Hope For The Journey

8 Tips For
Managing Your
Child’s Separation

When you think of a child suffering from separation anxiety you may visualize a toddler crying by the window or a child holding onto their parent’s leg as they are trying to leave. Separation anxiety is quite common during preschool years and can also affect older children up until their teenage years. These behaviors can be stressful for parents, caregivers, and family to witness. Within this blog, I will be sharing how to identify separation anxiety and what you can do as a parent/caregiver to help your child or teen manage their symptoms better.

Symptoms Of Separation Anxiety

Separation anxiety can be defined as child or teen (infants-17 years of age) that experience great amounts of distress when separated from a parent/caregiver that can negatively impact their basic daily functioning. Some symptoms of separation anxiety may include: 

  • Extreme sadness
  • Difficulty concentrating
  • Socially withdrawn
  • Refusing to go to school
  • Worrying about the safety and health of family members
  • Fears around the thought of getting lost or being kidnapped
  • Meltdowns and or panic attacks
  • Avoiding outings with friends
  • Physical illness


Causes of Separation Anxiety

Just like many other mental health concerns, there is no single root cause for separation anxiety. There is a combination of factors that may play a role in separation anxiety such as genetics or stressful life experiences. Some children/teens may be born with more anxious temperaments than their peers or can inherit these anxious traits from their parents. Thus, it is important as parents/caregivers to not only recognize the anxious tendencies in their child/teen, but also in their own behaviors. Children/teens are like sponges. They are constantly absorbing information from social interactions. They tend to model the behaviors their parents/caregivers act out to certain stressors or situations.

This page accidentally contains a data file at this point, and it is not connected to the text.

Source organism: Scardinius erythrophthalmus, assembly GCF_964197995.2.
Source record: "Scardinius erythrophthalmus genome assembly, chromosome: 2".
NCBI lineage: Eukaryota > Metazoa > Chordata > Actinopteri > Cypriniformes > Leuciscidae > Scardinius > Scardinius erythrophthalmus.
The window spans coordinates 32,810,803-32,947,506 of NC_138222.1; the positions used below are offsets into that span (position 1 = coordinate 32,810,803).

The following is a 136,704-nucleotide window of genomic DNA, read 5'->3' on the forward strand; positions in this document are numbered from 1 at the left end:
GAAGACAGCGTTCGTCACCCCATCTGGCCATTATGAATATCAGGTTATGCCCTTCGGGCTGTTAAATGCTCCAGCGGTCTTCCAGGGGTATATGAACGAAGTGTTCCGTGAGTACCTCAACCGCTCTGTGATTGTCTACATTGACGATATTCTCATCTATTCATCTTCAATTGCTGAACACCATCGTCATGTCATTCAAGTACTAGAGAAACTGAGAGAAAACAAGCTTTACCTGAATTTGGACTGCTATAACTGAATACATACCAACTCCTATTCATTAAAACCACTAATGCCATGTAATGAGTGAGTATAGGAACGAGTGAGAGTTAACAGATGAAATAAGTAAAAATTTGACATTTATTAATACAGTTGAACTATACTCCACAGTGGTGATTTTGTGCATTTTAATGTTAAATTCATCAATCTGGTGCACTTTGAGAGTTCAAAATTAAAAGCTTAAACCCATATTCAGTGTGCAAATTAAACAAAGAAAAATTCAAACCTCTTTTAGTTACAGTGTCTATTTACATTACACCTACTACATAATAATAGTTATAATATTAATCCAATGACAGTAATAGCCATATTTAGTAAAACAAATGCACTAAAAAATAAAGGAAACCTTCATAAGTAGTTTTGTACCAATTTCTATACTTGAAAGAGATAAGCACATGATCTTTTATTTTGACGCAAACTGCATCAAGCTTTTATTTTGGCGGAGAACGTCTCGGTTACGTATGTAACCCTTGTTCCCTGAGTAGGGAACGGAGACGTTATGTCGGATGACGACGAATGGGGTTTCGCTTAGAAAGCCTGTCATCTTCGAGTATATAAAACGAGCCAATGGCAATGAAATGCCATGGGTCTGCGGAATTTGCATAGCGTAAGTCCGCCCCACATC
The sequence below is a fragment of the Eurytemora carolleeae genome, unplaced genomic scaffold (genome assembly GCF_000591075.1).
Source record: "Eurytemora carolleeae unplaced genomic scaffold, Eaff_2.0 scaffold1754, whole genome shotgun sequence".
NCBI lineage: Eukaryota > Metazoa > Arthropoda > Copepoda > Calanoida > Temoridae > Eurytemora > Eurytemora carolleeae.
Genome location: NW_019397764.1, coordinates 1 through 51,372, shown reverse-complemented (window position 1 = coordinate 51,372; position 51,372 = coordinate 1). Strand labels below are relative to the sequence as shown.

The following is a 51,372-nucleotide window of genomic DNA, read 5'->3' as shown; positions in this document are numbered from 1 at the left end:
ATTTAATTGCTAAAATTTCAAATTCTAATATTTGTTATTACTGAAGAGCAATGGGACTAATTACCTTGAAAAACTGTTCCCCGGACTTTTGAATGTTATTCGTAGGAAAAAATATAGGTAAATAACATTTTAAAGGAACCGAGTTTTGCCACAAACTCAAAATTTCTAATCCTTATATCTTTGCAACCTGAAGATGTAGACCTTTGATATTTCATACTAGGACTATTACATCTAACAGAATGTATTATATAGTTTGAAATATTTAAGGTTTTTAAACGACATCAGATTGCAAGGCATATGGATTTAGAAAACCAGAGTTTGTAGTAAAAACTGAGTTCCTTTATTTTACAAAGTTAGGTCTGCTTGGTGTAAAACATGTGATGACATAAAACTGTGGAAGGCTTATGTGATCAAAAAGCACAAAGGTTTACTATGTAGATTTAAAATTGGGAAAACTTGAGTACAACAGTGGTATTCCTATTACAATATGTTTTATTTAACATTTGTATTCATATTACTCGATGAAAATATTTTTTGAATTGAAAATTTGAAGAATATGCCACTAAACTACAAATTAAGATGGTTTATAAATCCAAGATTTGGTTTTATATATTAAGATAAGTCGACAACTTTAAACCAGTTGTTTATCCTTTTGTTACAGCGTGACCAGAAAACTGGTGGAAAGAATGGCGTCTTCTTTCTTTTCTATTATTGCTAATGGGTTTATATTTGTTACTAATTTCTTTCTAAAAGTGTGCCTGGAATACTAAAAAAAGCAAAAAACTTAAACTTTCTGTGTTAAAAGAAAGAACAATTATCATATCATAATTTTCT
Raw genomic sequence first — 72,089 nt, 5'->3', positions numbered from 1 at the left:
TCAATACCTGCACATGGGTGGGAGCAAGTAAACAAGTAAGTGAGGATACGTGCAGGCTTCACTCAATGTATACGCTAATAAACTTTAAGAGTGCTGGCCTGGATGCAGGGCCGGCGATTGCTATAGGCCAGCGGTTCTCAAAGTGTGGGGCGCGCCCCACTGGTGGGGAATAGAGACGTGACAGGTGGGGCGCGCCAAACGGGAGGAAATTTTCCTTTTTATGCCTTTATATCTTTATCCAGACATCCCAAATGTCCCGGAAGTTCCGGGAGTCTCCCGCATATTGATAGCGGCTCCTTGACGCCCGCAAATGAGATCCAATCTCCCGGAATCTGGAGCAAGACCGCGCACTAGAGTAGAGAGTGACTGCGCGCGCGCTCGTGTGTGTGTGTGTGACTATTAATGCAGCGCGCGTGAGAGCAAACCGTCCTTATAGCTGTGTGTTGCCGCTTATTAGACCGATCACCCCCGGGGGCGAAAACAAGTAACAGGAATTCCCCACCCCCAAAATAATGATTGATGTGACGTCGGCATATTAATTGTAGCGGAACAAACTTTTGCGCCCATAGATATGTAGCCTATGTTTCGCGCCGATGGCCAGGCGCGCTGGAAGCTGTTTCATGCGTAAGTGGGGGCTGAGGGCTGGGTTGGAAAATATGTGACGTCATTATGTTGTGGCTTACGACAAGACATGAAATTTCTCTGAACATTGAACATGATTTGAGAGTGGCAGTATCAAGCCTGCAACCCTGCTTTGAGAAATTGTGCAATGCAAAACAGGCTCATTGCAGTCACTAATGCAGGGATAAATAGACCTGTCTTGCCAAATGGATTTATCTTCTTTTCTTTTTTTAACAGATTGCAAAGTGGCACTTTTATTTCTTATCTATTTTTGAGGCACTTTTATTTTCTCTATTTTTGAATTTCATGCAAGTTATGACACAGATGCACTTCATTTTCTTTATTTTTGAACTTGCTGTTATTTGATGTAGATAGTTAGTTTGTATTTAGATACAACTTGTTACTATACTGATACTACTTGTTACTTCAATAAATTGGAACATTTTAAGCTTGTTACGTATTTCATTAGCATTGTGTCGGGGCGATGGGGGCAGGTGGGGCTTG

Additionally, children/teens who have experienced stressful situations are also more than likely to develop separation anxiety. Stressful situations may include the following:

  • History of being removed from a parent of caregiver
  • The loss of a loved one
  • The start of a new school
  • Moving
  • Experiencing a pandemic 


Again, both genetics and environmental factors play a role in separation anxiety. If you recognize that your child/teen has an anxious temperament, rest assured that they do have the ability to cope and be resilient with your help.

Tips For Managing Separation Anxiety #1: Discuss Future Plans Together 

A big part of what makes children/teens anxious when they part from their parent/caregiver is the fear that they might not see them again. Discussing plans for your return helps to ease this fear. For example, “After work, I’ll come and pick you up and we can go grab ice cream together” or, “When I pick you up, we can do an activity of your choice together.” Having something to look forward to can help provide a positive distraction for your child/teen and help decrease their distress.


Tips For Managing Separation Anxiety #2: Practice Short Separations

You may try leaving your child/teen with a trusted friend or relative while you run a quick errand and see how that goes for them. This will allow your child/teen to slowly get used to what it’s like to be apart from you and to be able to identify that you will return. Over time you can increase outings to see how they adjust and can even plan play dates and or sleepovers in the future.



Tips For Managing Separation Anxiety #3: Explore Sensory Objects 

Does your child/teen have a favorite comfort object or even a favorite toy? If not, it might be a good idea to explore some possible sensory objects with your child/teen. Examples can include, a blanket, a stuffed animal, pictures of the family, a book, squishy toy, fidget spinner, etc. Don’t be afraid to get creative! A special toy or sensory object can help a child/teen to self-soothe when they are feeling distressed.

Tips For Managing Separation Anxiety #4: Provide Comfort & Practice Active Listening